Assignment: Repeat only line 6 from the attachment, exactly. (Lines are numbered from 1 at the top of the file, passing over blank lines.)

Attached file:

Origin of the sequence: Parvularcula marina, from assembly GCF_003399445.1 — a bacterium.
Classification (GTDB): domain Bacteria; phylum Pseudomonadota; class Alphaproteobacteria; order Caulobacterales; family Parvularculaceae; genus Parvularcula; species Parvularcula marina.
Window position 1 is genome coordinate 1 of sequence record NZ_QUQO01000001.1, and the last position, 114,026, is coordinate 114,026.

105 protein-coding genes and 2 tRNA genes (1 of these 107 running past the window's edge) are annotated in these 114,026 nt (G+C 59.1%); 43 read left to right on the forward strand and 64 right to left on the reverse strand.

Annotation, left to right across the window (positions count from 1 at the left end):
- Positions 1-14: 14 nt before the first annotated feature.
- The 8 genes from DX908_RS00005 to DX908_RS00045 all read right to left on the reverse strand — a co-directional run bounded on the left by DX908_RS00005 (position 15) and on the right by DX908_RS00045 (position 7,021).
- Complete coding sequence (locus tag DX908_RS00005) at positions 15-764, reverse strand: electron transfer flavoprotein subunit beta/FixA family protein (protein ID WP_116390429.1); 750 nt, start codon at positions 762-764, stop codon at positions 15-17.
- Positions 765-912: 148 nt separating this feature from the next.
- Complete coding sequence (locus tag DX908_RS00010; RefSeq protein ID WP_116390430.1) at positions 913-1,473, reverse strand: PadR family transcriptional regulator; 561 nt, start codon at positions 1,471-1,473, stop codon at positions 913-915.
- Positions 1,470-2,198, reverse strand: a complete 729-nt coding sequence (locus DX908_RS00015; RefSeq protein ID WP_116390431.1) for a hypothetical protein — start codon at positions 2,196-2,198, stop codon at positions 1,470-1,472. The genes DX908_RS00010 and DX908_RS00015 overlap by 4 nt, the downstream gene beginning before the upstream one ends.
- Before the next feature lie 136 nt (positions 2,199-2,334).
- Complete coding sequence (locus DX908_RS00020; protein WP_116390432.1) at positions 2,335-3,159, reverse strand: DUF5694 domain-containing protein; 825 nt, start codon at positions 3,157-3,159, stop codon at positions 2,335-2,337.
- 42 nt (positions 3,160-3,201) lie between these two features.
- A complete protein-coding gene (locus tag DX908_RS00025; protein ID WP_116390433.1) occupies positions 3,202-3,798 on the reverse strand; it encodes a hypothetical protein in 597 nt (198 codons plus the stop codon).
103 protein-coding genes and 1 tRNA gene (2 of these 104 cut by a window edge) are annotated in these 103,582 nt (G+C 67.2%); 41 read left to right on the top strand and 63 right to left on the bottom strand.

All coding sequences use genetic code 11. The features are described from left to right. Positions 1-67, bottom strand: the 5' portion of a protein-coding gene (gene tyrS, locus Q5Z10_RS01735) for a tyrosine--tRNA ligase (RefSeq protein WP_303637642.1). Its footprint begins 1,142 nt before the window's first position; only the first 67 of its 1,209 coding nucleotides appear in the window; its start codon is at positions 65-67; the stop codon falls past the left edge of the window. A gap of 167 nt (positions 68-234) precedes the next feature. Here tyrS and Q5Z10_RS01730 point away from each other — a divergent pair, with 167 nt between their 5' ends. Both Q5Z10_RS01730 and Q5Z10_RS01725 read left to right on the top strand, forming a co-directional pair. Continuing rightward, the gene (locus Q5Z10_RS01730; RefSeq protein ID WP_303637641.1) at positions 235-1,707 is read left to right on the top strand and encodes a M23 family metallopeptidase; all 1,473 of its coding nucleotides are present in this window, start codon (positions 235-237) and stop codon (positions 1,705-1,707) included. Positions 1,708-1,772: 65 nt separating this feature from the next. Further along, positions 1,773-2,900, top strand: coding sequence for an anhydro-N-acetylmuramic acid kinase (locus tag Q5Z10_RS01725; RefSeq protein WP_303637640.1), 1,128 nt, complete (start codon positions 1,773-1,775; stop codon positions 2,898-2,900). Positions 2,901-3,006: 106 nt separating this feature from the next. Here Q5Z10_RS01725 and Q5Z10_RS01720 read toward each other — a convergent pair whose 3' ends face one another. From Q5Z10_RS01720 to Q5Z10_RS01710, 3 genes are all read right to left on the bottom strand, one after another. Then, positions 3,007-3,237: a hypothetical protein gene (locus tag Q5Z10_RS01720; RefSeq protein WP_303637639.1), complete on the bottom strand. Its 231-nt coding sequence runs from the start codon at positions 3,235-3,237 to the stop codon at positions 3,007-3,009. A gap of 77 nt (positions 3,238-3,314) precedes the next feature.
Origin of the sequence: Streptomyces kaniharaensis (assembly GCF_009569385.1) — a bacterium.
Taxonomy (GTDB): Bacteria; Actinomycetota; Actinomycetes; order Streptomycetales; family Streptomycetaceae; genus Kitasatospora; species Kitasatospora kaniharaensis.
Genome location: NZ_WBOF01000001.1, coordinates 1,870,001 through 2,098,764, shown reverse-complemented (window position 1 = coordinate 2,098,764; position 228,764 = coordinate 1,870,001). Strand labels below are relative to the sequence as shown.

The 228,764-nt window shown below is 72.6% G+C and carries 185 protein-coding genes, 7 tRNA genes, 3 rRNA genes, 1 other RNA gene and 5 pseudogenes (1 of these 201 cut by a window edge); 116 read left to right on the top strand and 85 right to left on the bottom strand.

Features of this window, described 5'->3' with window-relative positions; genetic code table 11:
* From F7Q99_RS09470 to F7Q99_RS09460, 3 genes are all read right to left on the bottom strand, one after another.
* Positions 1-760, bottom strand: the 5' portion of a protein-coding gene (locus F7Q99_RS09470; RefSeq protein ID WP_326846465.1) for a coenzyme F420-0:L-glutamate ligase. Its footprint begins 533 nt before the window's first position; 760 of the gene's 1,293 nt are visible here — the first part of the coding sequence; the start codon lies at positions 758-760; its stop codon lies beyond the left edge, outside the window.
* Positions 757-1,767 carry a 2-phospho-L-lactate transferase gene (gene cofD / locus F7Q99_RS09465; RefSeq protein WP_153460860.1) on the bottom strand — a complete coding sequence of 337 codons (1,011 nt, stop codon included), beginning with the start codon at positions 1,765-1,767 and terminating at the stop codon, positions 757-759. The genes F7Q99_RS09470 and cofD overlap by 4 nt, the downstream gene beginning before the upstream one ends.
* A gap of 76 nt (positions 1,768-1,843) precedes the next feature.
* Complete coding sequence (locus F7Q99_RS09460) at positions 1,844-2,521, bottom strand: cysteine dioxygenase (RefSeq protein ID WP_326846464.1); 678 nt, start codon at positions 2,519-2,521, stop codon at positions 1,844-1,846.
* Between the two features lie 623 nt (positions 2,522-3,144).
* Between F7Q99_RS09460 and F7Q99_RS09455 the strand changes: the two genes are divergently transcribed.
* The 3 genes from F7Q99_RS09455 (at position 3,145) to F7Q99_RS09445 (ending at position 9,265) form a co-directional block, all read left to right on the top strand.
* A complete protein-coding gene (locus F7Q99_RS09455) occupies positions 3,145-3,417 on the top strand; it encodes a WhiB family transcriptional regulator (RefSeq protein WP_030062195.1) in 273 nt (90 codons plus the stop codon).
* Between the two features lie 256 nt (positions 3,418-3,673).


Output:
- Positions 1-14: 14 nt before the first annotated feature.